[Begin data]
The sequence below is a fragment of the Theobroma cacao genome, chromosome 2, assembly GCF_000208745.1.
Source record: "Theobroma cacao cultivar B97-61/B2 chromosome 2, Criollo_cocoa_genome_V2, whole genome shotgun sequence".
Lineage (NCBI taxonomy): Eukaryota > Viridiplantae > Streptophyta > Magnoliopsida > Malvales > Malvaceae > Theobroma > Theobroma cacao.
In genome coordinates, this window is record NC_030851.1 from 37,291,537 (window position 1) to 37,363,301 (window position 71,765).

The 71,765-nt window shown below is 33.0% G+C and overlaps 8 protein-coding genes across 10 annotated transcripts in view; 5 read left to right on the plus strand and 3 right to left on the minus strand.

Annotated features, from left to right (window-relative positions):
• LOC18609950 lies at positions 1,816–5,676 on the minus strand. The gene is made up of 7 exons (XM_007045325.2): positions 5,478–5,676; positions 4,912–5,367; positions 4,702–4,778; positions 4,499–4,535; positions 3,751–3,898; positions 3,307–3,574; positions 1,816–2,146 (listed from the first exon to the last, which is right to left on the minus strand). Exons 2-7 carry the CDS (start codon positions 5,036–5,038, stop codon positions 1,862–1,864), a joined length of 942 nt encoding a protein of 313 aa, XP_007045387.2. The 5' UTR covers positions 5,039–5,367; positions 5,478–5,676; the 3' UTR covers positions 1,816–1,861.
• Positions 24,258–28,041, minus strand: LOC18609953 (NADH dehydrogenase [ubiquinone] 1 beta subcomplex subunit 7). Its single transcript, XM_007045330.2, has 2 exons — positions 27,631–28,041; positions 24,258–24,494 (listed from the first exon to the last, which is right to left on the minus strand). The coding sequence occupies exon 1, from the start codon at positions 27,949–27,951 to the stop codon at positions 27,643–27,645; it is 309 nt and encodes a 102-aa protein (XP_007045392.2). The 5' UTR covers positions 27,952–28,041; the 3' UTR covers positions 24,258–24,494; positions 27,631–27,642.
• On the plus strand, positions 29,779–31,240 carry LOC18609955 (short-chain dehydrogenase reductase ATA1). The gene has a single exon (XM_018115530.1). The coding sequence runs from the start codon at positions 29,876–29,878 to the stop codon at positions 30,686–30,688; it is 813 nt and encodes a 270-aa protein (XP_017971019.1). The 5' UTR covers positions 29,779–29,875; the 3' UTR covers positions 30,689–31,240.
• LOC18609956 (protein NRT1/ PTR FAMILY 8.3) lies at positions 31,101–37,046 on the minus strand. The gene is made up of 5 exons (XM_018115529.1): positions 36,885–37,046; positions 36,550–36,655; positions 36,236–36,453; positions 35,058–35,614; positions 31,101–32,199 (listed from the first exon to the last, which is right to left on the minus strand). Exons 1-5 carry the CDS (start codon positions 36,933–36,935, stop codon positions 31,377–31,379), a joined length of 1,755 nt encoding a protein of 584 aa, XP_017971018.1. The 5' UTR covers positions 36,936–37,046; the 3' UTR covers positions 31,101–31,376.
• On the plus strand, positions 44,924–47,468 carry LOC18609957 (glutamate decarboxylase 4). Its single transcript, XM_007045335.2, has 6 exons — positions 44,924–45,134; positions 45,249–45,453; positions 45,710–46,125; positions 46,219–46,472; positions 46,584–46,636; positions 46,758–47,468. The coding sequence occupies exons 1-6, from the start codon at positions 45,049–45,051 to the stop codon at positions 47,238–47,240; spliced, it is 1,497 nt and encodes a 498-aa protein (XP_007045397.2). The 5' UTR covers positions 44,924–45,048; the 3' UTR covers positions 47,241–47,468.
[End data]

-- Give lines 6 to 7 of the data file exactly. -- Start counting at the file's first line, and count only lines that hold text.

Annotated features, from left to right (window-relative positions):
• LOC18609950 lies at positions 1,816–5,676 on the minus strand. The gene is made up of 7 exons (XM_007045325.2): positions 5,478–5,676; positions 4,912–5,367; positions 4,702–4,778; positions 4,499–4,535; positions 3,751–3,898; positions 3,307–3,574; positions 1,816–2,146 (listed from the first exon to the last, which is right to left on the minus strand). Exons 2-7 carry the CDS (start codon positions 5,036–5,038, stop codon positions 1,862–1,864), a joined length of 942 nt encoding a protein of 313 aa, XP_007045387.2. The 5' UTR covers positions 5,039–5,367; positions 5,478–5,676; the 3' UTR covers positions 1,816–1,861.